The federal District Court court in Dallas declared a mistrial Monday on almost all of the counts against the Holy Land Foundation, the Islamic charity accused of illegally funneling money to the militant Palestinian group Hamas. It is a major loss for the government and one that is likely to be heralded by civil libertarians concerned over the almost limitless definition of what constitutes material support for terrorists. The Foundation was once the largest charity for Muslim in America.
The end of the trial was exceptionally wierd. The verdict originally said that the jury found three leaders of a charity not guilty of funneling illegal aid to terrorists, but three jurors then said that the verdicts were wrong. The judge then sent them back, but they were unable to agree. It will create an interesting issue on any retrial for those originally acquitted: charity fundraiser Mufid Abdulqader on all counts and two others on most counts: former chairman Mohammed El-Mezain Mohammed El-Mezain and the group’s New Jersey representative, Abdulrahman Odeh.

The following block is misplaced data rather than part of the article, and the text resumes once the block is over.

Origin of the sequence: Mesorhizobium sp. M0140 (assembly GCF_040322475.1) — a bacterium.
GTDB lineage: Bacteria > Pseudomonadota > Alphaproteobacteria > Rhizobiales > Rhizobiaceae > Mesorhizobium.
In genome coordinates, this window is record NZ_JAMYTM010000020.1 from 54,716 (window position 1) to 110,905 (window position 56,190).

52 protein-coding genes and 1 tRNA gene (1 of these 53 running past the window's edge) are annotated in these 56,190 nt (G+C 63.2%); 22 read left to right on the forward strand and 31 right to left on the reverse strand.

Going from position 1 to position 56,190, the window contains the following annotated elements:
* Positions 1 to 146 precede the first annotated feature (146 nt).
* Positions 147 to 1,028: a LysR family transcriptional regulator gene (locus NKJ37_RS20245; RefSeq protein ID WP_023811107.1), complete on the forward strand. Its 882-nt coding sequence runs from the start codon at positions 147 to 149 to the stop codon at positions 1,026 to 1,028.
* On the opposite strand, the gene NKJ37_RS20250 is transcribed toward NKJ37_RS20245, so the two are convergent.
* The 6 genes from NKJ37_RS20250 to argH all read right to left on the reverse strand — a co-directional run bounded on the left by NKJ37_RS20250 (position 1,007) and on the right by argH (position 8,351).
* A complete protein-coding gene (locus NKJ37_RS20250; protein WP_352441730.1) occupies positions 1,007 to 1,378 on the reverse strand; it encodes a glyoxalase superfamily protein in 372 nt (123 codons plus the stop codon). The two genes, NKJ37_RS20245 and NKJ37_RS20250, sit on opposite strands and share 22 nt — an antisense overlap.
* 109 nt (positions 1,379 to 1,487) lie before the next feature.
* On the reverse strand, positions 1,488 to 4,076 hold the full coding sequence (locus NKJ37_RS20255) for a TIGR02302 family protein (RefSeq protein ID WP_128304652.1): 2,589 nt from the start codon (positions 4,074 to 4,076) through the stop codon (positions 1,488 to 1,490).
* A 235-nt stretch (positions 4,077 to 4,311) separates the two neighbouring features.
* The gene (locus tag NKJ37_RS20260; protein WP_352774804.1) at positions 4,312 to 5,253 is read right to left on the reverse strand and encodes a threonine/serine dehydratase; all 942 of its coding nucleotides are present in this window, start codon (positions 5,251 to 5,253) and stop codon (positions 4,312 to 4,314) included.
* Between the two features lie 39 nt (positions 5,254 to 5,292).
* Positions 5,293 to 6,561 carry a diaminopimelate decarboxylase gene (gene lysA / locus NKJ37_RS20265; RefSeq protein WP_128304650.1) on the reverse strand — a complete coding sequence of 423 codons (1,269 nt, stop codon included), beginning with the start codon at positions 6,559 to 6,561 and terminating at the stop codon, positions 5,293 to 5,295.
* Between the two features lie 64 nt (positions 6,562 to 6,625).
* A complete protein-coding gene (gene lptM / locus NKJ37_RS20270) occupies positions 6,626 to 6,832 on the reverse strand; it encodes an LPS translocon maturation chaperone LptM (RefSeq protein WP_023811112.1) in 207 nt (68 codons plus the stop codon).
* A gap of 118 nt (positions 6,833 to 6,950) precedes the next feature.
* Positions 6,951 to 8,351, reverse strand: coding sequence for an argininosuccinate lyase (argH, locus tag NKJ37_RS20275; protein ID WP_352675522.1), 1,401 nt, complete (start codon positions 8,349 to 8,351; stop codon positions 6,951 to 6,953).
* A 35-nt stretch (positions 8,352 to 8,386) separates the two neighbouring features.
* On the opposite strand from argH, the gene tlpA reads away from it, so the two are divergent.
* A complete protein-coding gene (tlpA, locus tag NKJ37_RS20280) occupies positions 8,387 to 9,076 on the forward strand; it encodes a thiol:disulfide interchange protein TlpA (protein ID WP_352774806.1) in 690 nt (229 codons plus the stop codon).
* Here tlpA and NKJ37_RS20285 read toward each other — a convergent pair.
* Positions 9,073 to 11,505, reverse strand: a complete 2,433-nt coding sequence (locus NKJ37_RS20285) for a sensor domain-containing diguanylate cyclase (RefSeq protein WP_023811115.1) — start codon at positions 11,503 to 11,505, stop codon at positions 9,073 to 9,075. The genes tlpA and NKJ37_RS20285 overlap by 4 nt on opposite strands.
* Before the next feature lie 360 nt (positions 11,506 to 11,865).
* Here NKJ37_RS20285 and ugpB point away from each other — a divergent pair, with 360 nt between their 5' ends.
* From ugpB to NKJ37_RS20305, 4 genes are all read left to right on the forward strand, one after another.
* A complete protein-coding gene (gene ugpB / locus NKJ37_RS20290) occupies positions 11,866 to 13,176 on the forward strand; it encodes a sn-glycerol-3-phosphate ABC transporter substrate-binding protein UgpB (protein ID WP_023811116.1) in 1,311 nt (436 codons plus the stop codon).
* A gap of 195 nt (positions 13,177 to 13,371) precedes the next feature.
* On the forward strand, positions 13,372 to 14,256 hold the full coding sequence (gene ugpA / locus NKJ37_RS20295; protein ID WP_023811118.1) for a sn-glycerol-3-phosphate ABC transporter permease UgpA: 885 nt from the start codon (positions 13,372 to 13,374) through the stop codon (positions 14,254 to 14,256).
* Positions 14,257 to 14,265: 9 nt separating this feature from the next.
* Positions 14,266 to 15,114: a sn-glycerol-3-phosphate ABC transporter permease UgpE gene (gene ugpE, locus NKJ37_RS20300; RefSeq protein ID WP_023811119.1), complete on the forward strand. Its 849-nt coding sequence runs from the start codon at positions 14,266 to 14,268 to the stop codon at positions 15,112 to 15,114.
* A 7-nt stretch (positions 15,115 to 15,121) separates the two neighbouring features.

Nevertheless, it is clear that the government failed to convince the vast majority of jurors on those allegations.
The government has been accused of various abuses in the case, including the use of false translations and misrepresentations. The Holy Land Foundation also found itself unable to present a significant case when it was first targeted administratively — an area where accused parties are given limited procedural protections and the government given an absurd level of deference. Regardless of the merits of the allegations, civil libertarians have been unified in their view of the unfairness of the process and alarmed by the fluidity of the definition of the underlying criminal acts. For the story, click here Both democrats and republicans in Congress refused to reign in the definition of material support provisions despite the long criticism.